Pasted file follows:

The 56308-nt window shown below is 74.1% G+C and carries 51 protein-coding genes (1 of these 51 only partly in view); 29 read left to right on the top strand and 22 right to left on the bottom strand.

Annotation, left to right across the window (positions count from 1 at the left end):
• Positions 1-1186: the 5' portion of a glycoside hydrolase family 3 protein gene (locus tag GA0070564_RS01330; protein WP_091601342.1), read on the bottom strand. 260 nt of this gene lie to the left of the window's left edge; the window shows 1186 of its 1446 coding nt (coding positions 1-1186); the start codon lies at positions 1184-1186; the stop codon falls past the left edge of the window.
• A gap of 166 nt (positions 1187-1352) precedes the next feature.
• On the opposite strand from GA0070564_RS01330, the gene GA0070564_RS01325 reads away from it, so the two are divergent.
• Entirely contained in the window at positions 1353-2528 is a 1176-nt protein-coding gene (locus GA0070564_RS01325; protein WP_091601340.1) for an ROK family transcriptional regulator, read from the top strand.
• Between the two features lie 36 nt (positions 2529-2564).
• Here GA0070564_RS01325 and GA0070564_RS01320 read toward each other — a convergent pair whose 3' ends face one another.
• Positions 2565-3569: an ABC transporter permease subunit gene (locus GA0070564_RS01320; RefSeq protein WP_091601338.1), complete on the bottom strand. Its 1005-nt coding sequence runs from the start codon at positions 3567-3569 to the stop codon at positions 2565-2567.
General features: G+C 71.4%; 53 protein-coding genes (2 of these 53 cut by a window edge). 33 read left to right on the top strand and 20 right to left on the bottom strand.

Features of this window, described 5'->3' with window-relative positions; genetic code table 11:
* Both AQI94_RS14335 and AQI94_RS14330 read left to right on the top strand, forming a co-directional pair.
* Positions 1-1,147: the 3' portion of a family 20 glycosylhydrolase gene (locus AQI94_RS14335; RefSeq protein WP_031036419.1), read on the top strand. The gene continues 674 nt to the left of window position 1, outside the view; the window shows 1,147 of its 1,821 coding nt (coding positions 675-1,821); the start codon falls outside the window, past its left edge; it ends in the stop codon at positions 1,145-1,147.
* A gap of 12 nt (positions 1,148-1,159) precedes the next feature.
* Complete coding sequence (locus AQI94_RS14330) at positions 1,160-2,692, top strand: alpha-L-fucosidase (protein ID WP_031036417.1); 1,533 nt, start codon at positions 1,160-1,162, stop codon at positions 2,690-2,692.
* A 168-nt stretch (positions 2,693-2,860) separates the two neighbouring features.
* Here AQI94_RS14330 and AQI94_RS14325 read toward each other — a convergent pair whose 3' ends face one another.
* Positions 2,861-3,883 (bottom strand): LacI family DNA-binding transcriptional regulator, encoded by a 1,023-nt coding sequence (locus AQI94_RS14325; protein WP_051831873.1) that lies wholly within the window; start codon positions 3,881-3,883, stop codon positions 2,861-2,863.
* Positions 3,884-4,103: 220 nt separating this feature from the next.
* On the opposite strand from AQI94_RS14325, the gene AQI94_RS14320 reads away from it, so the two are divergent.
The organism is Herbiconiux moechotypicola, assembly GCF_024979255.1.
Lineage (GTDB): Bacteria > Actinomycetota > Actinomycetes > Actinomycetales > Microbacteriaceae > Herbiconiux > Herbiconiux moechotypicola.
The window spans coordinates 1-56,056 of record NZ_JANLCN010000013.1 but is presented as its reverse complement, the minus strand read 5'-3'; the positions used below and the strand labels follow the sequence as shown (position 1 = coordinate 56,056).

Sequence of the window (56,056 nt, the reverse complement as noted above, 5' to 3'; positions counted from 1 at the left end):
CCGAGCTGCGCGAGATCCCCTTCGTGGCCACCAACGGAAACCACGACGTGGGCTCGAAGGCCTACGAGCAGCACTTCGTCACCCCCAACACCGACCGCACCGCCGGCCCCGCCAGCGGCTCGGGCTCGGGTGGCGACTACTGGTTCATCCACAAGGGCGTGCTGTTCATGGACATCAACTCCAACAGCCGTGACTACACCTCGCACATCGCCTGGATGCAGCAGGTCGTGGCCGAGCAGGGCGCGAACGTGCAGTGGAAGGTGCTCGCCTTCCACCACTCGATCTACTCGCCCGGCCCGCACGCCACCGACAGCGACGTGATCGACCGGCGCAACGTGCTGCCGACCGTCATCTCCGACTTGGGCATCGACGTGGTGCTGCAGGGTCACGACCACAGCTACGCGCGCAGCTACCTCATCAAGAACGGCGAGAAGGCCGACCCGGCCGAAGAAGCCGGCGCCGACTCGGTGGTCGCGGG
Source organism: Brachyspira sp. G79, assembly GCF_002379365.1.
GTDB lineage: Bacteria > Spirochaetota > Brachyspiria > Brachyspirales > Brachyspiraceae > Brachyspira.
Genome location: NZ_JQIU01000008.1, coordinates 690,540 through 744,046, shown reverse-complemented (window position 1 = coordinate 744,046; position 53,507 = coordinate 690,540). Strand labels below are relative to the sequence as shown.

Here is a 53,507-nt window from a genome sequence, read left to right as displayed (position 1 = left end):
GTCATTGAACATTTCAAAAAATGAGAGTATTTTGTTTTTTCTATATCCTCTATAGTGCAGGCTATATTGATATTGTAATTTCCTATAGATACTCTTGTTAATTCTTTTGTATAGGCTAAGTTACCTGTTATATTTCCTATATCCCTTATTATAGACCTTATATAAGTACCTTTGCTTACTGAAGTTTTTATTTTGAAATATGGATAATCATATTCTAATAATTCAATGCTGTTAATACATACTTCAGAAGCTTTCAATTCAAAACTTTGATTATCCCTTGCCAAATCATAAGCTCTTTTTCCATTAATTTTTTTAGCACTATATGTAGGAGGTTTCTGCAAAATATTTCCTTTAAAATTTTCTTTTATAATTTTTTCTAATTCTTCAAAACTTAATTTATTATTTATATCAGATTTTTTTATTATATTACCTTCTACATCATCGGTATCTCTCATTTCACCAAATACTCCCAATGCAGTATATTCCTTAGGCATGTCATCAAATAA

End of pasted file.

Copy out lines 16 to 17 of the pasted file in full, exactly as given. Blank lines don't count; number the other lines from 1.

* A 168-nt stretch (positions 2,693-2,860) separates the two neighbouring features.
* Here AQI94_RS14330 and AQI94_RS14325 read toward each other — a convergent pair whose 3' ends face one another.